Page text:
China’s economic growth will cease without energy diversification: explosive new report

August 2, 2015 |

The global economic engine known as China will creak to a halt, tossing a big question mark into global economic growth, without energy diversification away from fossil energy, especially coal, according to new research from the University of East Anglia (UEA).

The study, published in the journal Technological Forecasting and Social Change, looks at the future of electricity supply in China and the issues it faces in reducing its carbon emissions – nationally China’s electricity sector accounts for more than half its total greenhouse gas emissions.

Lead researcher Dr Konstantinos Chalvatzis, of UEA’s Norwich Business School and the Tyndall Centre for Climate Change Research, said: “China’s energy sector is under pressure to achieve a secure and affordable supply while at the same time reducing its carbon emissions. There has been this long argument about whether China can give up coal because that would harm their supply security.

Other observers have pointed over the years towards the dwindling yield of energy per tonne of coal recovered, indicating that China’s coal reserves are depleting in quality as well as quantity, raising the prospect of spiking energy prices even if there is no diversification away from fossil energy over emissions and air quality concerns.

“China’s rapid growth rate presents a challenge as well as an opportunity for the country’s energy future. The challenge is to secure increasing energy supplies while maintaining a decarbonisation path. In contrast, the opportunity lies in transforming the historical coal lock-in into a diversified and secure energy supply system that will fuel the Chinese economy for the years to come.”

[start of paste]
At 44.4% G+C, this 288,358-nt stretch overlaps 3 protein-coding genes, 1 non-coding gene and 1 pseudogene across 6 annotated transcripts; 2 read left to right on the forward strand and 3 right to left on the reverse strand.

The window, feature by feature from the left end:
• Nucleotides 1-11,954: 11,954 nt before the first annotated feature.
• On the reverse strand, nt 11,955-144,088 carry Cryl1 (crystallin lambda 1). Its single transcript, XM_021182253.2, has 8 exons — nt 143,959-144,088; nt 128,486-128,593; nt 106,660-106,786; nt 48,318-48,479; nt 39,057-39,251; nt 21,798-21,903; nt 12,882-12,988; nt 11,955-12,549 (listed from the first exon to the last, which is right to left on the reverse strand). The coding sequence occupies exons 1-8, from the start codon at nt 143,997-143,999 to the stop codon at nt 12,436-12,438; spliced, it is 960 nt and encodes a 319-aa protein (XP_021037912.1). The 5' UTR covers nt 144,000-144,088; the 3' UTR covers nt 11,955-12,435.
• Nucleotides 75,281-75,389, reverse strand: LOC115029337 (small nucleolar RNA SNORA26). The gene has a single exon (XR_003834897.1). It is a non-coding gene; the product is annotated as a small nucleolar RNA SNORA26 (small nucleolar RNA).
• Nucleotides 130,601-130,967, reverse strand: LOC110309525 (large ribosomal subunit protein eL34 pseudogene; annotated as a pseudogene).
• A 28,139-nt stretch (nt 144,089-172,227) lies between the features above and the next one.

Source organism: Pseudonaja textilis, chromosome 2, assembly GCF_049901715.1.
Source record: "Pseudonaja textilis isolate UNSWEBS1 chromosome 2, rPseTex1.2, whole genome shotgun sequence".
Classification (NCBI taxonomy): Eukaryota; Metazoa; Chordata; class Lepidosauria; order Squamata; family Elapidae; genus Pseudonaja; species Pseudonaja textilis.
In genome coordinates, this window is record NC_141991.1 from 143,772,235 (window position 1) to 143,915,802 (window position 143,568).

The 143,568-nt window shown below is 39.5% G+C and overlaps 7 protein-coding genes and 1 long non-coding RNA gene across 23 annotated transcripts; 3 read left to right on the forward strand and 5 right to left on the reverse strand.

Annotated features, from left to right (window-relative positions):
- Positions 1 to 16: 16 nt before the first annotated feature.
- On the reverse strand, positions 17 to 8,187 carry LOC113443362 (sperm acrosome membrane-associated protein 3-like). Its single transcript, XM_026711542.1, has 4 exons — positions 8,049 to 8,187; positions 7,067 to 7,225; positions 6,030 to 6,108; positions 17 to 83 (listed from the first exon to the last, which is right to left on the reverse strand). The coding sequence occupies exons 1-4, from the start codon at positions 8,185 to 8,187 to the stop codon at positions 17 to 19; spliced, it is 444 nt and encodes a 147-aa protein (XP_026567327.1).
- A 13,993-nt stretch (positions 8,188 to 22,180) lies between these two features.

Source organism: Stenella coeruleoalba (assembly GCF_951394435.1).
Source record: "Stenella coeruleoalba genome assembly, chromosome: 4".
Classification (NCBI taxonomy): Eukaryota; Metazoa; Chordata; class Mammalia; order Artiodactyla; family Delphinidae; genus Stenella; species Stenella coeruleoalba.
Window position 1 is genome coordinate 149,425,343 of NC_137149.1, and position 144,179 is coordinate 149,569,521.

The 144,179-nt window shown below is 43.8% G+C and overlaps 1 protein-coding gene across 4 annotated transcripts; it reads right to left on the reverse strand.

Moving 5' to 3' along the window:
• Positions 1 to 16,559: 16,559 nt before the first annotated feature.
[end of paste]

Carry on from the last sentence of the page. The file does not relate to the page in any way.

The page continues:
China is the world’s largest consumer of coal and its electricity sector is the largest single source of coal demand, consuming approximately half of the country’s coal. Electricity consumption continues to grow rapidly, reaching a growth rate of 7.2% in the first three quarters of 2013, while electricity production for the same period grew at 6.8%.

Dr Chalvatzis said: “Policy makers must design a path that will be influenced by the international energy prices and the role of technological ‘dumping’ caused by China or other countries. In this process climate policy, its effect on energy prices and their subsequent consequences for the well-being of the global economy will also need to be considered.

“The success of China’s decarbonisation path is keenly observed by the international community. The capacity of the Chinese Government to commit to international emission targets is linked to its capacity to achieve these targets without compromising its energy supply security and development prospects.”

“We recommend that the Chinese Government continues to work towards two main objectives. First, increase the share of renewable energy sources, such as wind and hydro-power, in the fuel mix and as a result maintain high energy independence. Secondly, improve diversity in the fuel mix. If imports are necessary, prioritise non-coal fuels, such as nuclear fuels and natural gas. These two objectives will improve electricity supply security while allowing China to decarbonise its economy.”

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Category: Research

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